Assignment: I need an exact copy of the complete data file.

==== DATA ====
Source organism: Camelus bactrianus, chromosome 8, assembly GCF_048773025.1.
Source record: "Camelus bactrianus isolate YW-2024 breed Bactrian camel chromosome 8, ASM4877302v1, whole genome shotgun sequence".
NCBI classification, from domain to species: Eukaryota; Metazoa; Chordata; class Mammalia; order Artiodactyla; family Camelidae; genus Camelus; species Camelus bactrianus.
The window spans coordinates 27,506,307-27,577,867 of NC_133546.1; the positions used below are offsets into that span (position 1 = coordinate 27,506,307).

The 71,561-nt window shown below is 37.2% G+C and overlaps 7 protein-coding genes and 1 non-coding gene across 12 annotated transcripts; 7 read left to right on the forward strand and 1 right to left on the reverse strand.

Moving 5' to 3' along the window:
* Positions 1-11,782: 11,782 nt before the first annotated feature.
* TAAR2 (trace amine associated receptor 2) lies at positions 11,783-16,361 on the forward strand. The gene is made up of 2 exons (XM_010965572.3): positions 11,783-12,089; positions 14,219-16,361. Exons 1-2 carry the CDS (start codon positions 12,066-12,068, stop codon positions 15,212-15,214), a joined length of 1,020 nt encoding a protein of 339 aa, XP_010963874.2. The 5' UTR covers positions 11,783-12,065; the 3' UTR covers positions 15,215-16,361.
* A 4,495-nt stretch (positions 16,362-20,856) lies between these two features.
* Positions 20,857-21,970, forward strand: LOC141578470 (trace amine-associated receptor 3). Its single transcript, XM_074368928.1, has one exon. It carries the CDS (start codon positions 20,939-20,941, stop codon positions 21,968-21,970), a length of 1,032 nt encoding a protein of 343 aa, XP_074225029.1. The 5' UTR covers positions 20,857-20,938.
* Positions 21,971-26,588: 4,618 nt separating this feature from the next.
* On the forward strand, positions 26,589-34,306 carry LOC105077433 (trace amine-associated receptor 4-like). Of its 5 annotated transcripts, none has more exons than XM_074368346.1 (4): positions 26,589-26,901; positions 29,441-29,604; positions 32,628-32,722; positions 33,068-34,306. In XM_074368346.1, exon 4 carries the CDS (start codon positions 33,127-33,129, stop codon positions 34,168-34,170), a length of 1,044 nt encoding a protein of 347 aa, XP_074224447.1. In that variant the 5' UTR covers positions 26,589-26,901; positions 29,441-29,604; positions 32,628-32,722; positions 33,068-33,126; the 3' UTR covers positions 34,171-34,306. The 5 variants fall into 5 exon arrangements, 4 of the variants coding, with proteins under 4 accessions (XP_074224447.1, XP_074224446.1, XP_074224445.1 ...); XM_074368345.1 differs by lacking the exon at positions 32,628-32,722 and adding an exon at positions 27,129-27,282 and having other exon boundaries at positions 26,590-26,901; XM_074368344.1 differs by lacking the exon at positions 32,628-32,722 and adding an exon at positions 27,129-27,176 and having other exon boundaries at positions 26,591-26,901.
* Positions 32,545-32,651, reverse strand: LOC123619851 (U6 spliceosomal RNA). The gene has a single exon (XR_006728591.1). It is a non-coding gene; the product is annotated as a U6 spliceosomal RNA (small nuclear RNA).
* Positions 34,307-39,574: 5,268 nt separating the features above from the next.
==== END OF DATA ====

Source organism: Camelus bactrianus, chromosome 8, assembly GCF_048773025.1.
Source record: "Camelus bactrianus isolate YW-2024 breed Bactrian camel chromosome 8, ASM4877302v1, whole genome shotgun sequence".
NCBI classification, from domain to species: Eukaryota; Metazoa; Chordata; class Mammalia; order Artiodactyla; family Camelidae; genus Camelus; species Camelus bactrianus.
The window spans coordinates 27,506,307-27,577,867 of NC_133546.1; the positions used below are offsets into that span (position 1 = coordinate 27,506,307).

The 71,561-nt window shown below is 37.2% G+C and overlaps 7 protein-coding genes and 1 non-coding gene across 12 annotated transcripts; 7 read left to right on the forward strand and 1 right to left on the reverse strand.

Moving 5' to 3' along the window:
* Positions 1-11,782: 11,782 nt before the first annotated feature.
* TAAR2 (trace amine associated receptor 2) lies at positions 11,783-16,361 on the forward strand. The gene is made up of 2 exons (XM_010965572.3): positions 11,783-12,089; positions 14,219-16,361. Exons 1-2 carry the CDS (start codon positions 12,066-12,068, stop codon positions 15,212-15,214), a joined length of 1,020 nt encoding a protein of 339 aa, XP_010963874.2. The 5' UTR covers positions 11,783-12,065; the 3' UTR covers positions 15,215-16,361.
* A 4,495-nt stretch (positions 16,362-20,856) lies between these two features.
* Positions 20,857-21,970, forward strand: LOC141578470 (trace amine-associated receptor 3). Its single transcript, XM_074368928.1, has one exon. It carries the CDS (start codon positions 20,939-20,941, stop codon positions 21,968-21,970), a length of 1,032 nt encoding a protein of 343 aa, XP_074225029.1. The 5' UTR covers positions 20,857-20,938.
* Positions 21,971-26,588: 4,618 nt separating this feature from the next.
* On the forward strand, positions 26,589-34,306 carry LOC105077433 (trace amine-associated receptor 4-like). Of its 5 annotated transcripts, none has more exons than XM_074368346.1 (4): positions 26,589-26,901; positions 29,441-29,604; positions 32,628-32,722; positions 33,068-34,306. In XM_074368346.1, exon 4 carries the CDS (start codon positions 33,127-33,129, stop codon positions 34,168-34,170), a length of 1,044 nt encoding a protein of 347 aa, XP_074224447.1. In that variant the 5' UTR covers positions 26,589-26,901; positions 29,441-29,604; positions 32,628-32,722; positions 33,068-33,126; the 3' UTR covers positions 34,171-34,306. The 5 variants fall into 5 exon arrangements, 4 of the variants coding, with proteins under 4 accessions (XP_074224447.1, XP_074224446.1, XP_074224445.1 ...); XM_074368345.1 differs by lacking the exon at positions 32,628-32,722 and adding an exon at positions 27,129-27,282 and having other exon boundaries at positions 26,590-26,901; XM_074368344.1 differs by lacking the exon at positions 32,628-32,722 and adding an exon at positions 27,129-27,176 and having other exon boundaries at positions 26,591-26,901.
* Positions 32,545-32,651, reverse strand: LOC123619851 (U6 spliceosomal RNA). The gene has a single exon (XR_006728591.1). It is a non-coding gene; the product is annotated as a U6 spliceosomal RNA (small nuclear RNA).
* Positions 34,307-39,574: 5,268 nt separating the features above from the next.